Pumpkin is a type of winter squash that has a host of health benefits. It’s high in vitamin A which helps protect eyesight and bolsters the immune system and it’s high in fiber, potassium, and vitamin C. If you think of pumpkin solely as a pie ingredient, read on for three versatile and healthy ways to use pumpkin from local foodie, Kayla Hanson.
It’s happening…pumpkin spice time!
Labor Day has come and gone, and we’ve experienced a day or two with – dare I say – a hint of chill in the air. Whether or not you partake, it’s tough to avoid the inevitable pumpkin spice overload that dominates this season. Consuming pumpkin spice may lead to an obsession with oversized scarves, scented candles, and cozy breakfast recipes. You’ve been warned. So before you spiral, let’s spend a minute with the O.G. of fall: pumpkin. As a food, it may not be as “basic” as you think!
Pumpkin is a type of winter squash
While commonly thought of as a vegetable, pumpkin is scientifically a fruit, as it contains seeds. And beyond it’s delicious taste and smell, pumpkin can provide us with some good health benefits. Noted.
Favorite pumpkin facts:
- They are high in a number of vitamins and minerals, including vitamin A. There is quite a bit of beta-carotene in pumpkin, which converts to vitamin A in our bodies. Beta-carotene helps protect our eyesight and immune system. Sound familiar? Carrots have a high beta-carotene profile, too.
- Pumpkins contain heart healthy fiber, potassium, and vitamin C. Having all three of these in our diet can help to manage blood pressure and keep our heart valves pumping smoothly.
- They are incredibly versatile. 100% pumpkin puree or sliced and cut pumpkin can be used in all sorts of recipes. Just make sure to check the ingredients for pure pumpkin. The seeds are edible (and delicious), too!
Like any hype or seasonal craze, it’s important to be mindful of both the quantity and quality of what we’re consuming. It’s tempting to order a pumpkin spice latte at Starbucks every morning, but I’ve found that I feel better saving that sugary drink for a “treat” and getting creative with other sweet and savory pumpkin recipes this time of year.
Kayla Hansmann of @cincyfitfoodie (a Quidwell favorite!) is one creative cat when it comes to healthy seasonal recipes. She’s been a go-to for me when I get bored with my standard meal prep and want to mix things up without breaking the bank!
Read on for some exclusive @cincyfitfoodie pumpkin-related recipes that will have you feeling good AND festive:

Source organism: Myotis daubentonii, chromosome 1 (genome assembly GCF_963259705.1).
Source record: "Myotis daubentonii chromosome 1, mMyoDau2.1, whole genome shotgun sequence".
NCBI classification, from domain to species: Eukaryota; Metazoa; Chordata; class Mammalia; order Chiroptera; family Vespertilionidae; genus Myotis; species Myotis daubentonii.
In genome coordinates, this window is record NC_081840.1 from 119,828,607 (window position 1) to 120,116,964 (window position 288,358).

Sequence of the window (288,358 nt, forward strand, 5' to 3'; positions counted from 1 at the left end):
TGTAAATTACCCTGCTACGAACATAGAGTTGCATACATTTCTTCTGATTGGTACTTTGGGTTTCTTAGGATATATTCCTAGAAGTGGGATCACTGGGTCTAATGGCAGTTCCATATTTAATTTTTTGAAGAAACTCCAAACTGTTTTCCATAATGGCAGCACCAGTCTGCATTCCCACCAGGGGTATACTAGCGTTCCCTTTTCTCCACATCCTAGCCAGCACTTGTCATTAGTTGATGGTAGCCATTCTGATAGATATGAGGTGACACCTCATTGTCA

PUMPKIN PEANUT BUTTER EGG TOAST
This can be done sweet or savory and I think a few eyes may raise with the thought of this combo, but trust me! Take 1-2 eggs (scrambled or hard boiled), 1 tbsp peanut butter or peanut butter powder, 1 tbsp pumpkin puree, pinch of pumpkin pie spice <– mash together. Top over slice of bread (I love @daveskillerbread seeds and grains) + sprinkle with @traderjoes pumpkin spice pumpkin seeds. You can also totally omit the eggs and go all “sweet” with yogurt + pumpkin + peanut butter but I swear the eggs taste creamier and have a nice hint of fall!
PUMPKIN CHILI (MADE EASY)!
Take any of your favorite chicken or bean chili recipes and throw in a little pumpkin and cloves/nutmeg to add a creamy consistency and fall aroma.
CHICKEN CHICKPEA PUMPKIN SALAD
Maybe another slightly “weird” combo, but I’ve used the bottom of the pumpkin puree jar (avoiding waste!) to mix into a chicken chickpea salad. Take 1 tbsp pumpkin puree, 2 tbsp greek yogurt or mayo, 1/4 tsp pumpkin pie spice, with your 3-4 oz serving of roasted chopped chicken breast & a few mashed chickpeas. You have a perfect wrap center, salad, bowl or toast topper!
And finally – the easiest of all – throw a little pumpkin puree or cinnamon/spice blend into your pancake batter, waffle mix, or overnight oat morning breakfast routine.
Thanks to Kayla and these pumpkin nutrition tidbits, I’m feeling good heading into sweater weather. Cheers to fall, y’all!
To read more from Maggie you can check out her Instagram here.
With a background in education and event planning, Maggie Hauser obtained her health coaching certification in 2018 while living abroad in Germany. She has worked one-on-one with (virtual) clients as well as piloted a meal preparation service for families. In addition to nutrition and hormone health, Maggie is passionate about reading, fitness and travel. Her greatest adventure yet is that of becoming a first-time mom!